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Adelphi Residential Care Home Requires improvement

Inspection Summary


Overall summary & rating

Requires improvement

Updated 4 December 2018

We carried out a comprehensive inspection of Adelphi Residential Home on 13 and 14 September 2018. The first day was unannounced.

Adelphi Residential Home is registered to provide accommodation and personal care for up to 27 older people. Accommodation is provided over three floors. At the time of our inspection there were 23 people living at the home.

The service is a ‘care home’. People in care homes receive accommodation and nursing or personal care as a single package under one contractual agreement. CQC regulates both the premises and the care provided and we looked at both during this inspection.

At the last inspection on 6 and 7 June 2017, we found one breach of the regulations. This related to the provider’s failure to complete audits and checks to ensure the service was effective. We also made a recommendation about activities at the home. Following our inspection, the provider sent us an action plan and told us all actions would be completed by 4 July 2017.

At this inspection we found that the necessary improvements had not been made and the provider remained in breach of the regulation. The provider had not completed sufficient audits or checks of the service, to ensure that people were receiving safe, effective care. We also found a breach of the regulations relating to the safety and cleanliness of the premises. In addition, we have made recommendations about the need for legionella bacteria monitoring to be carried out at the home and for a programme of improvements to be put in place to update the home environment.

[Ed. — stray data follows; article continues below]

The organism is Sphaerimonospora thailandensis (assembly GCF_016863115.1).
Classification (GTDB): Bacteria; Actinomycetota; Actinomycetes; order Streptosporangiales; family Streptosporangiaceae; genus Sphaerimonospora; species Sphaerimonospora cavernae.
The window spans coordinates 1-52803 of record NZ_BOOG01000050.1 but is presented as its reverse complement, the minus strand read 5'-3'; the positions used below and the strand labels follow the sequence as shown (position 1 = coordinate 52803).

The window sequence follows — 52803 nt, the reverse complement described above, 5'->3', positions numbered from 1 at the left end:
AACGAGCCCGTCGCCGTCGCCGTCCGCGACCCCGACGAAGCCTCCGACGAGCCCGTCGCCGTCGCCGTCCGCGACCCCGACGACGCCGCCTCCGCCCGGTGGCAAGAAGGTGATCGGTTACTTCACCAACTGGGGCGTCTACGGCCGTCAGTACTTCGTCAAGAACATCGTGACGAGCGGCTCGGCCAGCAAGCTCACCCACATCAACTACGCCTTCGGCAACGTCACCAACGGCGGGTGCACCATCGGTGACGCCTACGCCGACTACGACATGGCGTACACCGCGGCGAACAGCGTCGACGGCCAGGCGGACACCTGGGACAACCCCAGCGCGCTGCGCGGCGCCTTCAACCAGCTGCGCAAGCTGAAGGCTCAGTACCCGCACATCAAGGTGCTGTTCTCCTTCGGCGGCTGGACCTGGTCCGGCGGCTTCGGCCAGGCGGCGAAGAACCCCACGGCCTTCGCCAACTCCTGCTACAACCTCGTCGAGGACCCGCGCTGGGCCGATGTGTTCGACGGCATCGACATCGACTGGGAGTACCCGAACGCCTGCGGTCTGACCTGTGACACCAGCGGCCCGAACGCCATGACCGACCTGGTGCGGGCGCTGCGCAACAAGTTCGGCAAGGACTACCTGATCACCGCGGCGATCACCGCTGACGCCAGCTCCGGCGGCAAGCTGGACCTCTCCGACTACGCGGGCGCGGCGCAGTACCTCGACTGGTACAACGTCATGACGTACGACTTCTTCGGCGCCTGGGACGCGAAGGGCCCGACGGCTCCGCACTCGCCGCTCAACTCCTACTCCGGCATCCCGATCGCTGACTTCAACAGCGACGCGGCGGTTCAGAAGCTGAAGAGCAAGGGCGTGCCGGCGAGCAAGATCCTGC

Full information about CQC’s regulatory response to any concerns found during inspections is added to reports after any representations and appeals have been concluded.

People living at the home and their relatives were happy with staffing levels and told us staff were available to support them when needed. Risks to people’s health and wellbeing were managed appropriately.

We saw evidence that improvements had been made to activities at the home and most people were happy with the activities available.

Records showed that staff had been recruited safely and the staff we spoke with understood how to protect people from abuse or the risk of abuse.

Staff received an effective induction and their training was updated regularly. People who lived at the service and their relatives felt that staff had the knowledge and skills to meet people’s needs.

People told us staff were kind and compassionate and respected their right to privacy and dignity. We observed staff encouraging people to be independent.

People received support with nutrition and hydration and their healthcare needs were met. Referrals were made to community healthcare professionals to ensure that people received appropriate support.

People were supported to have maximum choice and control of their lives and staff supported them in the least restrictive way; the policies and systems at the service supported this practice. Where people lacked the capacity to make decisions about their care, the service had taken appropriate action in line with the Mental Capacity Act 2005.

People told us that they received care that reflected their needs and preferences and we saw evidence of this. Staff told us they knew people well and gave examples of people’s routines and how they liked to be supported.